High Tech with a Human Touch
Behavioral Neuroscience: Correlates of Extremely High-Sensitivity Thermal Imaging by Snakes
The goal of this behavioral neuroscience research is to determine the mechanisms underlying predatory and defensive behavior guided by an extraordinarily novel sensor in snakes. Pit vipers, pythons and boas possess special organs that form images of the thermal environment in the brain, much like vision occurs in the human brain. Thus, using the pit organ these snakes "see" heat, and this amazing infrared imaging system is the most sensitive infrared detector on Earth, natural or artificial.
A better understanding of infrared-based thermal imaging in snakes is important not only for understanding complex behavior in these highly efficient predators, but also for understanding the evolution of imaging sensors and the behaviors they support in other animals including people. Dr. Grace's behavioral neuroscience laboratory (Florida Institute of Technology) will determine the mechanisms of infrared imaging (thermal imaging) by rattlesnakes and pythons, using molecular biology, biochemistry, physiology and behavior.
This research will identify the molecular and cellular mechanisms of high-sensitivity thermoreception and will provide an exciting new motivation-based behavioral assessment of sensory function. This work will advance the development of artificial sensor technologies for industrial, defense, and biomedical applications. It will also provide new insight into the ecology and management of native and invasive species including the diamondback rattlesnake (a pit viper) and the Burmese python, an invasive megapredator now firmly established in south Florida, and capable of spreading across the southern United States. This work will help determine how these highly efficient snakes operate in their thermal environments, and should help mitigate the ecological impact of non-native species like the Burmese python.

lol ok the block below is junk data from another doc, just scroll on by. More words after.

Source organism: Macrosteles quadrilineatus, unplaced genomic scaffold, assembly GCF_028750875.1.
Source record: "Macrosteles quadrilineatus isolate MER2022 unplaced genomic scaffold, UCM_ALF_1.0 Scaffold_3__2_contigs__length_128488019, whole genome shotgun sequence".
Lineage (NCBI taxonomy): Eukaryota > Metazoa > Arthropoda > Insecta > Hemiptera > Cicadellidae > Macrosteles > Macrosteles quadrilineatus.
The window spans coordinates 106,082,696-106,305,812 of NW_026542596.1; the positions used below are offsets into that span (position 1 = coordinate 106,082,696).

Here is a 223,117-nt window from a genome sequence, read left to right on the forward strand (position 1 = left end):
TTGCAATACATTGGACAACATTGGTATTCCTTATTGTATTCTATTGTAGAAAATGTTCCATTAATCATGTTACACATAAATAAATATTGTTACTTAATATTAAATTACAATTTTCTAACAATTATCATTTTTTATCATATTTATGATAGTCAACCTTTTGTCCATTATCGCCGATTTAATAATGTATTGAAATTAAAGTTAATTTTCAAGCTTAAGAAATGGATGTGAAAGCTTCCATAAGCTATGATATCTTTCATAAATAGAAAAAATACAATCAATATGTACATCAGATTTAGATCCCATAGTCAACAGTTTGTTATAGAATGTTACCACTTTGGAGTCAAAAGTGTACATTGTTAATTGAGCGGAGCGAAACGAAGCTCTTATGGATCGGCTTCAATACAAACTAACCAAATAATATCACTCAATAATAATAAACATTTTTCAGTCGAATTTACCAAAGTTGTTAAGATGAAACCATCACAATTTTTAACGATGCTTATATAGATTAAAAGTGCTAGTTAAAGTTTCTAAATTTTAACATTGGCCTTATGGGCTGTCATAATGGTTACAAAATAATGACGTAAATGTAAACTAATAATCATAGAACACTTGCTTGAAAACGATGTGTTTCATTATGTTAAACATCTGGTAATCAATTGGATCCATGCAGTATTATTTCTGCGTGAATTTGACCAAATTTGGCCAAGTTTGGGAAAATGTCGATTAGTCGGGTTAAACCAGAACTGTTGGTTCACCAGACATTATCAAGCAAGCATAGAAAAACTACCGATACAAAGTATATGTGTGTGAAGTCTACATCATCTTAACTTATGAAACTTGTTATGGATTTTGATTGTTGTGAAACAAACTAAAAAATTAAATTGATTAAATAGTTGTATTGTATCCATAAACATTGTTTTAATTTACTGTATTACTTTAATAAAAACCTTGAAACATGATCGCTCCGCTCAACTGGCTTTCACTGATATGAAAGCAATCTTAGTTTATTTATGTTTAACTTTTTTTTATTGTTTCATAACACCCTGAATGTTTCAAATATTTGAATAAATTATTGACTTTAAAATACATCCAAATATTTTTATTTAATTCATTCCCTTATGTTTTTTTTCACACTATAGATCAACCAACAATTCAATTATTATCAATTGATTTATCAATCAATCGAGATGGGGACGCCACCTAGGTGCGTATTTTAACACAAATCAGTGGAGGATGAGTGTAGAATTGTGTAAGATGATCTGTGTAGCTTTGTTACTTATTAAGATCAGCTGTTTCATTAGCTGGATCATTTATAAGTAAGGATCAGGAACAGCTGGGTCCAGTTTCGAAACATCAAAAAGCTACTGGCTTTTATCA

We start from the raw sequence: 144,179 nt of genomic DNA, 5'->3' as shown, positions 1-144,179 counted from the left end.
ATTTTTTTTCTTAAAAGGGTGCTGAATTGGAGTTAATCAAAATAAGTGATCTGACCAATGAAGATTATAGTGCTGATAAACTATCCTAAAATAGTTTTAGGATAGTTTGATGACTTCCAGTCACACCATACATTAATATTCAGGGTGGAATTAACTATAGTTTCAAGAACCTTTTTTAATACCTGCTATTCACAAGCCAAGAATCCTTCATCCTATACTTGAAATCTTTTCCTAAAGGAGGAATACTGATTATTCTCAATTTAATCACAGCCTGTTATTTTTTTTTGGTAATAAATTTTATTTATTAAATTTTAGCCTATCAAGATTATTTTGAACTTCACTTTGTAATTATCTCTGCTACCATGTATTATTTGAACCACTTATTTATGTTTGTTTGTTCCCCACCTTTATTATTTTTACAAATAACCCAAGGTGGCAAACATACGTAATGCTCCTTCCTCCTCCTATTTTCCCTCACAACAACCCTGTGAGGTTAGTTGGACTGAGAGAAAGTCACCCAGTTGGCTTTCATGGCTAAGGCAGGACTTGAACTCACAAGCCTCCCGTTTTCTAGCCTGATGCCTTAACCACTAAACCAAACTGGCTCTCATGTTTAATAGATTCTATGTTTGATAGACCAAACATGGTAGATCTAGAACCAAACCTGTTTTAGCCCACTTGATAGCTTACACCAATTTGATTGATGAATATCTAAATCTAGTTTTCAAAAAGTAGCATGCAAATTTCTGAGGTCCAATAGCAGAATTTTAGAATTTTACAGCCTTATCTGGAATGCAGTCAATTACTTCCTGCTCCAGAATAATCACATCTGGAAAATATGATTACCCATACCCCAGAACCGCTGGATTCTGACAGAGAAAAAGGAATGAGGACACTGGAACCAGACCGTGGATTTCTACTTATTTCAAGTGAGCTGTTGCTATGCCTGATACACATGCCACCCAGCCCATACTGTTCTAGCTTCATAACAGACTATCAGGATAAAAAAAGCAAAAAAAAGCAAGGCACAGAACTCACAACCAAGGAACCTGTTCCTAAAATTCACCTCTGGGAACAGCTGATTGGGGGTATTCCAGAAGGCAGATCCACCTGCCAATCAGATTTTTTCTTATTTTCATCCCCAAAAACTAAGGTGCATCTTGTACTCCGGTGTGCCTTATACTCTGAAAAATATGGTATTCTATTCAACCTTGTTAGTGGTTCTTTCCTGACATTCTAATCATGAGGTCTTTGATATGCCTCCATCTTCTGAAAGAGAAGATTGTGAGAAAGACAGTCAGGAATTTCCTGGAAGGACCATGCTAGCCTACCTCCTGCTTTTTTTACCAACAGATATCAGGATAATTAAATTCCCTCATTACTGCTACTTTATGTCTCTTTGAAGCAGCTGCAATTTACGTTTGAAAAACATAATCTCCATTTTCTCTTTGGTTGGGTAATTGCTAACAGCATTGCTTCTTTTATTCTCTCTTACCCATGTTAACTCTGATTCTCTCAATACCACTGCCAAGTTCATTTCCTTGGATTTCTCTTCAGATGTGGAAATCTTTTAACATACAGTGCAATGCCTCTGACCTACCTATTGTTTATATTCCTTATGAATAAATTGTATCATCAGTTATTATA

The research includes hands-on training of graduate and undergraduate students, including women and minorities, in behavioral neuroscience. Finally, whether people consider pythons and pit vipers charismatic or terrifying, they generate tremendous interest, and the Grace laboratory will use this excitement to engage in productive public outreach.